US President Donald Trump has continued to wage a war of words against world leaders, politicians and even members of his own political party.
How has Trump’s sometimes vulgar rhetoric affected American and world politics? What are the consequences of populism?
US President Donald Trump has been accused of being compliant to racism by critics in the past. He was subjected to criticism by business leaders and by fellow Republicans for failing to forcefully condemn racism in the wake the alt-right rally that took place in Charlottesville in August 2017. He has also been criticized for his executive orders calling for a travel ban on largely Muslim nations in January 2017.
From the very beginning, Trump’s campaign was marred with extreme rhetoric. He called his opponent, Hillary Clinton a “nasty woman.” He also said that many of the immigrants who were coming from Mexico were “rapists.” He also insulted many members of the Republican Party. He called US Senator Marco Rubio, “Little Marco” and Jeb Bush (the former Governor of Florida) – “low energy Jeb”. He repeatedly insulted US Senator John McCain. Political analysts have pointed out that Donald Trump’s aspirations for becoming the President began with him insulting former President Barack Obama. Since 2011, he openly questioned if Obama was an American citizen who was born in the nation.
He has also insulted leaders of other nations. He nicknamed North Korean leader, Kim Jong Un as “the Rocket Man.” The two leaders have been engaged in a war of words for several weeks now.
Trump has also engaged himself with insulting media and news outlets such as the New York Times, Washington Post, NBC News and CNN. He has also verbally attacked reporters such as Katy Tur, Mika Brzezinski and Joe Scarborough. A group of psychiatrists and mental illness experts have written a book titled the Dangerous Case of Donald Trump arguing that President Donald Trump may be dealing with a dangerous mental illness. Details can be found here.
Trump’s populist rhetoric has been successful in allaying his base in America. However, this discourse is highly unusual within American politics.
In October 2017, Republican Senator Bob Corker unexpectedly announced his retirement. He is one of the Senate’s most influential Republican leaders and chairs the Foreign Relations Committee. Days after his announcement, Trump took to his Twitter platform to insult Corker noting that the Senator did not have the “guts” to run again. Corker immediately responded by noting, “It’s a shame that the White House has become an adult day-care centre”. Corker also gave a scathing interview to the New York Times arguing that Trump’s rhetoric could lead America to World War III. Trump has since further insulted Corker and nicknamed him “liddle Corker”. The Senator, however, has continued criticizing the President. He claimed that Trump had “castrated” Secretary of State, Rex Tillerson. In a subsequent interview, Tillerson had to comment noting that he was “fully intact.” There have also been reports that Tillerson himself called Trump a “moron” in 2017.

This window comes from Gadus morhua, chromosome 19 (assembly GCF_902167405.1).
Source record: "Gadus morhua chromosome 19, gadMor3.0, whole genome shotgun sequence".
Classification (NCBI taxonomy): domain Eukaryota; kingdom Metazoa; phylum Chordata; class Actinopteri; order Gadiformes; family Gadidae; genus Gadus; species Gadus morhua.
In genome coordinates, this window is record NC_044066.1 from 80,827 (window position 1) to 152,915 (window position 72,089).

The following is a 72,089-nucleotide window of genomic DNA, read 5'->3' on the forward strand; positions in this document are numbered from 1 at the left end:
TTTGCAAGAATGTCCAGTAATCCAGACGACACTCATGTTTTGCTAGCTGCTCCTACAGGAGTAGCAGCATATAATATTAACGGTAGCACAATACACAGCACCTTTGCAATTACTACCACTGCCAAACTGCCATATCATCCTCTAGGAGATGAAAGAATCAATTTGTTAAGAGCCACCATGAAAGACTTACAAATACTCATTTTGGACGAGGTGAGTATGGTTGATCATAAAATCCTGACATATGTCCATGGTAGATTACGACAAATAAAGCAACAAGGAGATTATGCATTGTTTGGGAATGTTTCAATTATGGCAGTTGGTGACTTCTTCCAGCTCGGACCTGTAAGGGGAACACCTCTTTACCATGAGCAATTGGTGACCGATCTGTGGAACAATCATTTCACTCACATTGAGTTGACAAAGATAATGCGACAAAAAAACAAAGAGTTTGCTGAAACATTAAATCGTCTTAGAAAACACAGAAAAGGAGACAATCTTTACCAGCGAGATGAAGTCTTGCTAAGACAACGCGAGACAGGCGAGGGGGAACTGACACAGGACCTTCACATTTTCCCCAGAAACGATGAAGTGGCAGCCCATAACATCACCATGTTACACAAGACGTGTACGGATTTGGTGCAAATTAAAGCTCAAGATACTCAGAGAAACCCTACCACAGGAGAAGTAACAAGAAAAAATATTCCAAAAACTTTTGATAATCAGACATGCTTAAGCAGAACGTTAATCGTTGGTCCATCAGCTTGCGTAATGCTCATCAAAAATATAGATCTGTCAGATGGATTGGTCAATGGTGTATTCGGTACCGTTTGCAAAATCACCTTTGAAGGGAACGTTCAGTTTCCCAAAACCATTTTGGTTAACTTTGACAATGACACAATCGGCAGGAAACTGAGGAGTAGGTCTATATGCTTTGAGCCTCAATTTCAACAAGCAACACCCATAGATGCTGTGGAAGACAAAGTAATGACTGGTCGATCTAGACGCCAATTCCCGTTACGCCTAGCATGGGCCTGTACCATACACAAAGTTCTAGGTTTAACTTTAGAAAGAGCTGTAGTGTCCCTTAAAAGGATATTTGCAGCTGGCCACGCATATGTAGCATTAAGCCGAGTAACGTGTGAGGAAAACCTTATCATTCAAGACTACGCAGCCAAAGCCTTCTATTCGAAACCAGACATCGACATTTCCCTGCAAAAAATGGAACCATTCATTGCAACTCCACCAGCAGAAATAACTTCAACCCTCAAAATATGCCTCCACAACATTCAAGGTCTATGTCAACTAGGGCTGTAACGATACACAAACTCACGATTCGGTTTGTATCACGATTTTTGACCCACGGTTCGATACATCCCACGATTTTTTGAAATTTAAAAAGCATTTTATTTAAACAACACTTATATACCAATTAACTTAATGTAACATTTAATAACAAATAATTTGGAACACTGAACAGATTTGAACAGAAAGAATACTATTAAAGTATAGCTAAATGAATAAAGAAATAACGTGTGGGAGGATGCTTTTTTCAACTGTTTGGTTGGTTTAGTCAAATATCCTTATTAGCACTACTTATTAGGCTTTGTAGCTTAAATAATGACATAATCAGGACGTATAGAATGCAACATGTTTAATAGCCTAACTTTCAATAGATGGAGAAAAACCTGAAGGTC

Since assuming office, Trump has acted to please his base against the advice from his own advisors. He signed an executive order to ban visitors from largely Muslim nations. He also continued to force Republicans to try and repeal Obamacare. When the efforts failed, he signed an executive order that would effectively end the only healthcare catering to millions of Americans in the country.
Internationally, Trump’s rhetoric is at odds with members of his administration. He has called on to end the landmark nuclear deal with Iran even though Secretary of Defense James Mattis has argued for its existence. He also has threatened war multiple times with North Korea, even though Tillerson has urged for a diplomatic resolution.
Trump is not the only populist leader who has caused instability in his nation. Idi Amin’s charismatic personality helped him gain popularity among the common people. However, his sudden volatile executive orders and power-blind actions saw his reign (and Uganda) fall terribly. From yesteryear populist leaders like Pol Pot and Muammar Gaddafi, to recent figures like Hugo Chavez; the recipe for their downfall is unsurprising. Their inability to plan for change, lack of effort to engage in dialogues rather than wars, and the adrenaline rush they enjoy to remain in power is how history seems to be repeating itself. In contemporary times, Venezuela’s leader Maduro has overseen the downfall of the country’s economy. Additionally, under the stewardship of Philippines President, Rodrigo Duterte, thousands of people have died in the country due to the nation’s brutal war on drugs.
The most infamous populist in history was Adolf Hitler, who rallied Germany on a message of hatred and ushered the world into World War II and engineered the Jewish Holocaust.
Our assessment is that as we had earlier stated, Trump is constrained by the compulsion of his populism. There is an intrinsic danger to the mercurial behavior of such leaders. They can trigger a conflict that can endanger their own country and more significantly expand the theatre of conflict. Populist leaders like Donald Trump will find it difficult to distance themselves from hate groups in fear of losing their vote base. Populist leaders are forced to play to their audiences and their voter base. As populism continues to grow in other parts of the world, including Europe, there is a growing concern over the state of political affairs moving ahead. The quality of public discourse due to Trump’s rhetoric has degraded in the past year.